Moreover, a dense centralized assortment is very effective at driving down supply chain costs. For example, having five variants of what is essentially the same product can more than double DC inventory due to the extra safety stock needed to ensure availability for distribution. More variety also means more warehouse picking locations, leads to lower volumes per product and thus increases supply chain handling and space costs. Variety means more capital is tied up in stock while supply chain operations are far less cost effective.

So operating a totally centralized assortment allows a retailer to seek the lowest possible cost base. Then if the retailer prices items at standard market levels the centralized assortment delivers the highest, fully-cost-loaded product margin. Cluster-level assortment, where stores are clustered by consumer demographic and demand characteristics and where the assortment is varied accordingly, falls in the midpoint of the cost/margin range, as per the picture below.

Benefits of central assortment
Figure 1. Centralized assortment delivers the highest, fully-cost-loaded product margin

So it is clear that offering a central assortment, modified potentially only by store size to increase assortment variety within larger stores, is the most cost effective mode of operating for a retailer. However, it is also a market in which the LADs are hard to beat– they operate tight ranges where SKUs are numbered in hundreds rather than thousands and buy and sell them in huge volumes.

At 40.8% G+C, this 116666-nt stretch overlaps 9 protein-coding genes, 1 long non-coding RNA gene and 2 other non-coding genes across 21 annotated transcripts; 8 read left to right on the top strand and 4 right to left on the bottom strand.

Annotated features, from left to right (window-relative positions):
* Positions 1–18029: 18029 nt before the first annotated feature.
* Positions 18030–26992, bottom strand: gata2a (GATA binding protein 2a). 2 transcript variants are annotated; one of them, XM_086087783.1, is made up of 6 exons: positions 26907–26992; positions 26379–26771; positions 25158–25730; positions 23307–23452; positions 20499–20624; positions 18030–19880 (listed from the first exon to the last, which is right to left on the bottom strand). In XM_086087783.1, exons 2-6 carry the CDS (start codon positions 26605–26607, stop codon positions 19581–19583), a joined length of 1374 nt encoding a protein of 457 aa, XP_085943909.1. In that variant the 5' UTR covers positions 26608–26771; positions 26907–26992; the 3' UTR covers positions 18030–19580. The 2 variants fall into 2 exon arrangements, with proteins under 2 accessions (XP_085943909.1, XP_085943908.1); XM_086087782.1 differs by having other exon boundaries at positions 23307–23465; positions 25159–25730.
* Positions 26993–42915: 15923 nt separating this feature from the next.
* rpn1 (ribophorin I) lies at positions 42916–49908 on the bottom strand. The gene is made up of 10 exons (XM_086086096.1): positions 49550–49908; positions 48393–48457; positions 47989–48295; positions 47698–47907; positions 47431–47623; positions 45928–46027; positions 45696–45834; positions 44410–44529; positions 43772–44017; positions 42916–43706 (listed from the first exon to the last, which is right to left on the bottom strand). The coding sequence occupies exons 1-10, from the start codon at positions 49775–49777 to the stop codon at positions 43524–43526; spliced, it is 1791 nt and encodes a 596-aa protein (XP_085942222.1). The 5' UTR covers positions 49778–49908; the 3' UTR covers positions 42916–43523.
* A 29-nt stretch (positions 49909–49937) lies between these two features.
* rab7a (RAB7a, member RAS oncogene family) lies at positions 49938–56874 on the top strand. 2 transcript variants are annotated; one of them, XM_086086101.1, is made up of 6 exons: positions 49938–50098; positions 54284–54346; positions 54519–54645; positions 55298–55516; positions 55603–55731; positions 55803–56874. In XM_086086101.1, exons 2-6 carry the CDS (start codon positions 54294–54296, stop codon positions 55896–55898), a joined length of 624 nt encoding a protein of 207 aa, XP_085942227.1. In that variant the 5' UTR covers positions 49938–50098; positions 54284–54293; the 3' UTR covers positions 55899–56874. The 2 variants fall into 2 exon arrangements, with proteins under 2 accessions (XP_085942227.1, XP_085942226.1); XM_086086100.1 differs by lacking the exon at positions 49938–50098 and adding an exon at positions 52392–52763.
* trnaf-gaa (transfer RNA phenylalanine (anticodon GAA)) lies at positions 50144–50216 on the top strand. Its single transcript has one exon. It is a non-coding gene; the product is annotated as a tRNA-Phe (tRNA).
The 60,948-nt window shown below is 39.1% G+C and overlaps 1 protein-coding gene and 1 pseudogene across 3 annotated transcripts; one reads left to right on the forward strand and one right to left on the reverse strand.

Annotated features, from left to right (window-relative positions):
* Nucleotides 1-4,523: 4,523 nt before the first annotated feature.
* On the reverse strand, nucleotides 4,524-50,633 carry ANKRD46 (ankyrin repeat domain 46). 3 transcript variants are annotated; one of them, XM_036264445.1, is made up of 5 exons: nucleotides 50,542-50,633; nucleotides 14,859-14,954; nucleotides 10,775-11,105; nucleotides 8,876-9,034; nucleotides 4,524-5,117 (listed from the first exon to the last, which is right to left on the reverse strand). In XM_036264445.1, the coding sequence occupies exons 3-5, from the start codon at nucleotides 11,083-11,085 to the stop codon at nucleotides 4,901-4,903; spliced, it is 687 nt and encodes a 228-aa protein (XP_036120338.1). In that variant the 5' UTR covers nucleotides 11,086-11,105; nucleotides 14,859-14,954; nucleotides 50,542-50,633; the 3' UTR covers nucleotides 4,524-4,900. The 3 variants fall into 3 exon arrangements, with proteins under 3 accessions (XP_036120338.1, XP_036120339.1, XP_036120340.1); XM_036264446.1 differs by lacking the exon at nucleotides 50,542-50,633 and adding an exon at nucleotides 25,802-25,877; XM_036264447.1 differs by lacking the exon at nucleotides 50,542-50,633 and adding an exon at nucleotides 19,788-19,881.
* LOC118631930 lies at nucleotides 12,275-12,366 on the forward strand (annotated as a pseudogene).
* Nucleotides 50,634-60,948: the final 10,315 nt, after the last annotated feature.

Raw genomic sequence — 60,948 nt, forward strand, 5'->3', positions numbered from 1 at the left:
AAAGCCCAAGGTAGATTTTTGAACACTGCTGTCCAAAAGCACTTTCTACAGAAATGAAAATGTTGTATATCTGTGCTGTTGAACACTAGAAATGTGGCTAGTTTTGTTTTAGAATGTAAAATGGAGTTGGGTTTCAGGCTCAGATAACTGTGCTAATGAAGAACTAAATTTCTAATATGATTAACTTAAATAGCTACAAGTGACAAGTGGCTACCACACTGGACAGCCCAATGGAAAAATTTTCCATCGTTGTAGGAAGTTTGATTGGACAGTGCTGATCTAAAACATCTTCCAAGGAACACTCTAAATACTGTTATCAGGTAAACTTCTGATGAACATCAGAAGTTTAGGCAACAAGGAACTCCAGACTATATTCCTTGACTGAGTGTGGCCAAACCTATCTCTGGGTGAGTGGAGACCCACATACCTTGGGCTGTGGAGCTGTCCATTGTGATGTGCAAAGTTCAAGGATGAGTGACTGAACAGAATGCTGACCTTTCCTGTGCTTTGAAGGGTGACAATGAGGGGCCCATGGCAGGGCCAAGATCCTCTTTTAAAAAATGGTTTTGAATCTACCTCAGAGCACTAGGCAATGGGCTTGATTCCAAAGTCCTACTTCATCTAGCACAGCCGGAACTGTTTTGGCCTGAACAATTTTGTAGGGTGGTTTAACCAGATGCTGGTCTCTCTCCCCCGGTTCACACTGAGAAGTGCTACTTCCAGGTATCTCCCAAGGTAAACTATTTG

Furthermore, most retailers want to understand and serve their customers better and offer them the products they really want – i.e. they want to build a more ‘customer centric’ assortment.

The Benefit of Customer Centricity

The biggest concrete benefits of a more customer-centric assortment are increased sales and sales margins. The increased sales are normally a consequence of consumers being more likely to buy products from a range that is matched directly to their tastes, requirements and needs. In the longer term an additional benefit is increased customer loyalty as they perceive stores to be more convenient and pleasant to shop in because of the carefully tailored assortment.

So when assortment differentiation is increased ‘intelligently’ the resulting dynamic is that sales and sales margins increase. By ‘intelligent assortment differentiation’ we mean adjusting the assortment offered in a store to meet the requirements of the consumers shopping in that store whereby the differentiation is data and insight driven, not the result of guesswork. The first step towards intelligent differentiation is clustering stores based on the similarities between the demand characteristics experienced by each – grouping stores based on how customers want to shop in them. This makes it possible to build assortments that fit each store very well, but by applying them to larger groups of stores with similar profiles it allows some of the efficiencies of scale associated with central assortment (i.e. parlaying volume for discounts from suppliers) Many retailers have increased sales by 2 to 4% through intelligent assortment differentiation without the need to build store-level assortments.